That, for me, is evidence of the Holy Spirit at work. That garden is living proof of the obedience of the commandment Jesus gave us to “love one another as I have loved you” - foolishly, lavishly, wastefully.

I am reminded of Alice’s conversation with the White Queen in ‘Through the Looking Glass’. The Queen said, “‘Now I’ll give you something to believe. I’m just one hundred and one, five months and a day.’

‘I can’t believe that!’ said Alice.

‘Can’t you?’ the Queen said in a pitying tone. ‘Try again: draw a long breath, and shut your eyes.’

Alice laughed. ‘There’s no use trying,’ she said. ‘One can’t believe impossible things.’

‘I daresay you haven’t had much practice,’ said the Queen. ‘When I was your age, I always did it for half-an-hour a day. Why, sometimes I’ve believed as many as six impossible things before breakfast.’

The White Queen is quite right. Believing takes practice. Belief in the Holy Spirit is not an easy thing. We might as well be talking about shoes and ships and cabbages and kings. When you try to understand the Holy Spirit or the Trinity, it is good to take the advice the White Queen’s gave to Alice . Draw a long breath and shut your eyes. Breathe in. Breathe out. And you will find yourself smack dab in the midst of an impossible thing – a paradox of sorts.

There it is: two very different actions and yet, one breath. Life cannot be sustained without breath and yet it takes two completely different actions to make a complete breath. One is incomplete without the other. We human beings are a living paradox, our lives are an impossible miracle, and we live into the paradox of life every time we take a breath.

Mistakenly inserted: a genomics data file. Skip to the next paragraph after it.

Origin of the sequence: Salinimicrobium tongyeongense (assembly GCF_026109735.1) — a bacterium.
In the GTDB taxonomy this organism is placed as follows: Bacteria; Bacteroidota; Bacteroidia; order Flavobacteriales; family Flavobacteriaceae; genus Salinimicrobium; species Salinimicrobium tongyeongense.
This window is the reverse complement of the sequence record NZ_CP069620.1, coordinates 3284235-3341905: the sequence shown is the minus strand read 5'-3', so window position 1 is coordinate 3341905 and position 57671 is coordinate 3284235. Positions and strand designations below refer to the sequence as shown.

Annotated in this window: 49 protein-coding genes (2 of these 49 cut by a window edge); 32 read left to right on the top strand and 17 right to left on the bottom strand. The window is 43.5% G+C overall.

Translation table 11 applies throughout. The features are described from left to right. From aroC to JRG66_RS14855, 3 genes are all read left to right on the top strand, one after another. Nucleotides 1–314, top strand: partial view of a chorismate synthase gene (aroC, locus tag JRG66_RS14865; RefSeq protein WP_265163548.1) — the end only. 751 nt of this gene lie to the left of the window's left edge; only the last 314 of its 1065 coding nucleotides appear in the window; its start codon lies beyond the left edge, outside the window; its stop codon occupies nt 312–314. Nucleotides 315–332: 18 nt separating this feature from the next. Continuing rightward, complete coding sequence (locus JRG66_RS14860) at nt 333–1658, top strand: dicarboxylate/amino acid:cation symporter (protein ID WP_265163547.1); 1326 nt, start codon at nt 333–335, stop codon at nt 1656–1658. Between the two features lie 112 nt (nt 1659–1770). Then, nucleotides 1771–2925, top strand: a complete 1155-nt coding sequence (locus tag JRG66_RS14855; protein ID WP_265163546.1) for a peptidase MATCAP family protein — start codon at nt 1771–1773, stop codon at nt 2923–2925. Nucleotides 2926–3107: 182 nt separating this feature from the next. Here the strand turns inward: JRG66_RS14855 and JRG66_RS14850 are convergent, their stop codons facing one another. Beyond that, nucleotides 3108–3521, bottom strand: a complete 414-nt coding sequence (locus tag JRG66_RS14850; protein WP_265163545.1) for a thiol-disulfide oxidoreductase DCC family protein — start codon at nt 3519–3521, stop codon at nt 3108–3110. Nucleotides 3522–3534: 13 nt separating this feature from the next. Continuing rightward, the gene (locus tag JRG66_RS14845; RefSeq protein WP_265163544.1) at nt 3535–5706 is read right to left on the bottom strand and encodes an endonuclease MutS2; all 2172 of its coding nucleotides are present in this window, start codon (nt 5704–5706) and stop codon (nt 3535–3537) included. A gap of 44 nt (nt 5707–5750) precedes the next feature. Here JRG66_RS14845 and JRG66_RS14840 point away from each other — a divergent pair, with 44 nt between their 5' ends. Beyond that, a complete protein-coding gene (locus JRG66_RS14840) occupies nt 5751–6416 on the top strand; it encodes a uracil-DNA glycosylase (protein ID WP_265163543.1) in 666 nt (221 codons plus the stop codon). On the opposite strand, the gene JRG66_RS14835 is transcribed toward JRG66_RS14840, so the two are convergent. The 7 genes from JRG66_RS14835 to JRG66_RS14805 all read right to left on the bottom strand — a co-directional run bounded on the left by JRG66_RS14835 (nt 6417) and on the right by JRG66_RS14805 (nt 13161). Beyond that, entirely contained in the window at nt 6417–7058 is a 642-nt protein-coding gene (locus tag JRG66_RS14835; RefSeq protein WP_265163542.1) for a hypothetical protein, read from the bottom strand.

That’s because love is a paradox. The Love that is the second person of the Trinity and the Love that resides within us, guiding us to know the Truth. The Love that inspires two people to leave their life’s legacy to the church, that we may continue Christ’s legacy of love and hope for the world. Just as Jesus did for us. Just as Jesus commands us to do.

Now, when you look at it that way, unpacking St. John’s words and unwinding St. John’s convoluted sentences, it’s really pretty simple, right? As simple as the sun knowing when to rise and set each day. As simple as the mysterious beauty of a flower in the Arnot-Pring Garden. As simple as the force that keeps the world revolving slowly on its axis.

If you find yourself having a hard time believing in the impossible thing such as a flower, just remember the advice of the White Queen – draw a deep breath and shut your eyes and before you know it, you’ll begin believing as many as six impossible things before breakfast.


1 comment:

Bill said...

Great sermon. And I always thought it was only me that thought John was the master of the convoluted sentence. Reading John reminds me of when I go out to Friendly’s and they put one of those kids place settings in front of me. There’s always a maze that goes round and round. That’s when I think of John.